brated,  and  records  2 seconds per day as the systematic
       drift rate.  24 hours go by, and then you issue a  hwclock
       --adjust  command.   Hwclock consults the adjtime file and
       sees that the clock gains 2  seconds  per  day  when  left
       alone and that it has been left alone for exactly one day.
       So it subtracts 2 seconds from  the  Hardware  Clock.   It
       then  records  the current time as the last time the clock
       was adjusted.  Another 24 hours  goes  by  and  you  issue
       another  hwclock  --adjust.   Hwclock does the same thing:
       subtracts 2 seconds and updates the adjtime file with  the
       current time as the last time the clock was adjusted.

       Every  time  you calibrate (set) the clock (using --set or
       --systohc ), hwclock  recalculates  the  systematic  drift
       rate based on how long it has been since the last calibra­
       tion, how long it has been since the last adjustment, what
       drift rate was assumed in any intervening adjustments, and
       the amount by which the clock is presently off.

       A small amount of error creeps in any  time  hwclock  sets
       the  clock,  so it refrains from making an adjustment that
       would be less than 1 second.  Later on, when  you  request
       an  adjustment  again,  the accumulated drift will be more
       than a second and hwclock will do the adjustment then.

       It is good to  do  a  hwclock  --adjust  just  before  the
       hwclock  --hctosys at system startup time, and maybe peri­
       odically while the system is running via cron.

       The format of the adjtime file is, in ASCII:

       Line 1: 3 numbers,  separated  by  blanks:  1)  systematic
       drift  rate in seconds per day, floating point decimal; 2)
       Resulting number of seconds since 1969 UTC of most  recent
       adjustment  or  calibration, decimal integer; 3) zero (for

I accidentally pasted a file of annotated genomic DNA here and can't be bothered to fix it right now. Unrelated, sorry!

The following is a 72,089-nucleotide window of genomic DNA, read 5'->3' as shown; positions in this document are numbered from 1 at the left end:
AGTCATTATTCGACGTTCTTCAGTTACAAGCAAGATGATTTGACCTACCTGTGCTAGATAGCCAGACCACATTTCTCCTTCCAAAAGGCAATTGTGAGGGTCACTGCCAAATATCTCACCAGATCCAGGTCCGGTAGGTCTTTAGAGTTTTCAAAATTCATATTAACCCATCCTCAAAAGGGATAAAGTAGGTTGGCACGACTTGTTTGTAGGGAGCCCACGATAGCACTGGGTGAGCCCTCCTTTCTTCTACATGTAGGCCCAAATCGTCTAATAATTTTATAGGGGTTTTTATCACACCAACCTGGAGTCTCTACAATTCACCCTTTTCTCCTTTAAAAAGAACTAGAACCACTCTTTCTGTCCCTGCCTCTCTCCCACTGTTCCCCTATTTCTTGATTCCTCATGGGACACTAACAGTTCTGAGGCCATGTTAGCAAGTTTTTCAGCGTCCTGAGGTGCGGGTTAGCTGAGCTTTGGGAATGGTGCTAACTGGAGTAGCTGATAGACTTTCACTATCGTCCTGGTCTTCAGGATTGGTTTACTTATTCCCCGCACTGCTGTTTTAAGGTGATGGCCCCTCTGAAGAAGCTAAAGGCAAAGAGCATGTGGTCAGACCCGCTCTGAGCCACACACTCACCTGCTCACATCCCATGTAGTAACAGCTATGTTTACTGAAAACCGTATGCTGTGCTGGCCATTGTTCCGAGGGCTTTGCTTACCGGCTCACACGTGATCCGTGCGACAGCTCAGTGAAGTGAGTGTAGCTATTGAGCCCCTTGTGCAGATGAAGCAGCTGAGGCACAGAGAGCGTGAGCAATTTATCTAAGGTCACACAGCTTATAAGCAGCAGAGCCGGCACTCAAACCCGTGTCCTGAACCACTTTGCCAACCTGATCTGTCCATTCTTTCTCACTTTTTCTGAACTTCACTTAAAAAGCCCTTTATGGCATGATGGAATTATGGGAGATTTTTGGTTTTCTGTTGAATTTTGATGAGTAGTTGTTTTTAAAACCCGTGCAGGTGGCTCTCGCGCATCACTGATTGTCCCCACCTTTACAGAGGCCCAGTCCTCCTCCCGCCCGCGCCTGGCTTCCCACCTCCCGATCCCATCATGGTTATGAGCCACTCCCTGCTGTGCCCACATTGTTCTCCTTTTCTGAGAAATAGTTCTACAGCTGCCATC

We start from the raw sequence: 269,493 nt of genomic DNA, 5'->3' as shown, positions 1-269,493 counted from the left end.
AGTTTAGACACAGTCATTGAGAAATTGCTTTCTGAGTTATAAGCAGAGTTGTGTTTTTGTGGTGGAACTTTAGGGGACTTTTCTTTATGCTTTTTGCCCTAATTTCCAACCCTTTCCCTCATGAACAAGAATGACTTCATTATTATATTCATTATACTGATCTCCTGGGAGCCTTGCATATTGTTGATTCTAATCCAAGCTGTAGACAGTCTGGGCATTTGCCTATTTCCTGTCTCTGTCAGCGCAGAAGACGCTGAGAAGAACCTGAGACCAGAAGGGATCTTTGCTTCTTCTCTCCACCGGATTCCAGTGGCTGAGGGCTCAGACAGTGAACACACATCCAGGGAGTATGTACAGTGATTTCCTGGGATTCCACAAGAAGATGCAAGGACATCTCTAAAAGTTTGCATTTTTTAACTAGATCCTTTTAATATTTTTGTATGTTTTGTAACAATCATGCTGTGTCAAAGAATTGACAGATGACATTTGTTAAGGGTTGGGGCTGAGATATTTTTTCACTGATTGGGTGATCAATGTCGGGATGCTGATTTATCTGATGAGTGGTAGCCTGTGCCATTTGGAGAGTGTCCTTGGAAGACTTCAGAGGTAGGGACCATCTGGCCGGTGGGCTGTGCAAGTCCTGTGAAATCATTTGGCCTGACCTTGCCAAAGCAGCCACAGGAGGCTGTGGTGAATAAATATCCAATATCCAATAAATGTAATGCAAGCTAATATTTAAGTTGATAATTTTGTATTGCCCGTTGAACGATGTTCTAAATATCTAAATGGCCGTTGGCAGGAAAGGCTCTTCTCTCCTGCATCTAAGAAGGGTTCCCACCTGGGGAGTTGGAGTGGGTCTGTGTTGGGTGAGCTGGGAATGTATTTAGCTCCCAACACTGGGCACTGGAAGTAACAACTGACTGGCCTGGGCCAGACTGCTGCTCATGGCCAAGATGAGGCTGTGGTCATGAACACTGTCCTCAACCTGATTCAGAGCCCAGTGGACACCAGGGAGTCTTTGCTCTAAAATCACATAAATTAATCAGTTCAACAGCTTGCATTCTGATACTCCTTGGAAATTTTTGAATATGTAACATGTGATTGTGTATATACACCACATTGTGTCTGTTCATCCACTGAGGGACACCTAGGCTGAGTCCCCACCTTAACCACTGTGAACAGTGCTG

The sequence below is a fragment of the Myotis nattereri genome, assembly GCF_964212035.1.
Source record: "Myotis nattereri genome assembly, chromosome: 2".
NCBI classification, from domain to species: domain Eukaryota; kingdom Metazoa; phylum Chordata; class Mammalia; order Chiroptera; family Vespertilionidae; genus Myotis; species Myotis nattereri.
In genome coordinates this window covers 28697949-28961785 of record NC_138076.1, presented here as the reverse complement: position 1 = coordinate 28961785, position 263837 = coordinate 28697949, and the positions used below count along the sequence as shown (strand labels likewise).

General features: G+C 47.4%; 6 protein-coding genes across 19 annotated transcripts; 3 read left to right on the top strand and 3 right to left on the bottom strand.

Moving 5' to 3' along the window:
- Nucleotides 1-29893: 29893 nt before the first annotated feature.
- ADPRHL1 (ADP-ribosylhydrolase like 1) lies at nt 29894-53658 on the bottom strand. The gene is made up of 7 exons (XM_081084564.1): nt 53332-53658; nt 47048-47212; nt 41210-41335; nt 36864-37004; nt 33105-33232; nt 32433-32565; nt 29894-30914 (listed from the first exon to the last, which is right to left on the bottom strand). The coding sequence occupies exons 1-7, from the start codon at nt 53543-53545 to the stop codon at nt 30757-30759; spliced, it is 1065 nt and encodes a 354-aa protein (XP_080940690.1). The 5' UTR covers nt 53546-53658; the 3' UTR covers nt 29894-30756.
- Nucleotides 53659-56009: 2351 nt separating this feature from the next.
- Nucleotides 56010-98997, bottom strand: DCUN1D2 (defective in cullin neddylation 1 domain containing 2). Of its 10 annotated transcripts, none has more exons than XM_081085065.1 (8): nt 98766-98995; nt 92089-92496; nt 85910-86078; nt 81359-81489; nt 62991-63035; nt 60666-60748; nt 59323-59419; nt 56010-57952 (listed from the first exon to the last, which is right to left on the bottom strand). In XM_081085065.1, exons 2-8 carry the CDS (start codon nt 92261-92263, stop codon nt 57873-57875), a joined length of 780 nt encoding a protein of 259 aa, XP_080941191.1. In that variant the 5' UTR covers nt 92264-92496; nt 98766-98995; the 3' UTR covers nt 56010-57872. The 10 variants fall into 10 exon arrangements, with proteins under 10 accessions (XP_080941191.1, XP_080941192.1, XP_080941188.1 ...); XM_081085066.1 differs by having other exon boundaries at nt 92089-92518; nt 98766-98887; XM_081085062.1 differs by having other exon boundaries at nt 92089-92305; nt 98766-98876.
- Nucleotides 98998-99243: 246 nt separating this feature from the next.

compatibility with clock ).

       Line 2: 1 number: Resulting number of seconds  since  1969
       UTC of most recent calibration.

       You  can use an adjtime file that was previously used with
       the clock program with hwclock.

Automatic Hardware Clock Synchronization By the Kernel

       You should be aware of another way that the Hardware Clock
       is  kept  synchronized  in some systems.  The Linux kernel
       has a mode wherein it copies the System Time to the  Hard­
       ware  Clock  every 11 minutes.  This is a good mode to use
       when you are using something  sophisticated  like  ntp  to
       keep  your System Time synchronized. (ntp is a way to keep
       your System Time synchronized  either  to  a  time  server
       somewhere  on the network or to a radio clock hooked up to
       your system.  See RFC 1305).

       This mode (we'll call it "11 minute mode")  is  off  until
       something  turns it on.  The ntp daemon xntpd is one thing
       that turns it on.  You can turn it  off  by  running  any­
       thing,  including hwclock --hctosys , that sets the System
       Time the old fashioned way.

       To see if it is  on  or  off,  use  the  command  adjtimex
       --print  and  look  at the value of "status".  If the "64"
       bit of this number (expressed in binary) equal  to  0,  11
       minute mode is on.  Otherwise, it is off.

       If  your  system  runs  with  11 minute mode on, don't use
       hwclock --adjust or hwclock --hctosys .  You'll just  make
       a  mess.   It  is acceptable to use a hwclock --hctosys at
       startup time to get a reasonable System  Time  until  your
       system  is  able  to set the System Time from the external
       source and start 11 minute mode.




       /etc/adjtime /usr/lib/zoneinfo/


       adjtimex(8),  date(1),  gettimeofday(2),  settimeofday(2),
       crontab(1), tzset(3)


       Written     By    Bryan    Henderson,    September    1996
       (bryanh@giraffe-data.com), based on work done on the clock
       program  by Charles Hedrick, Rob Hooft, and Harald Koenig.
       See the source code for complete history and credits.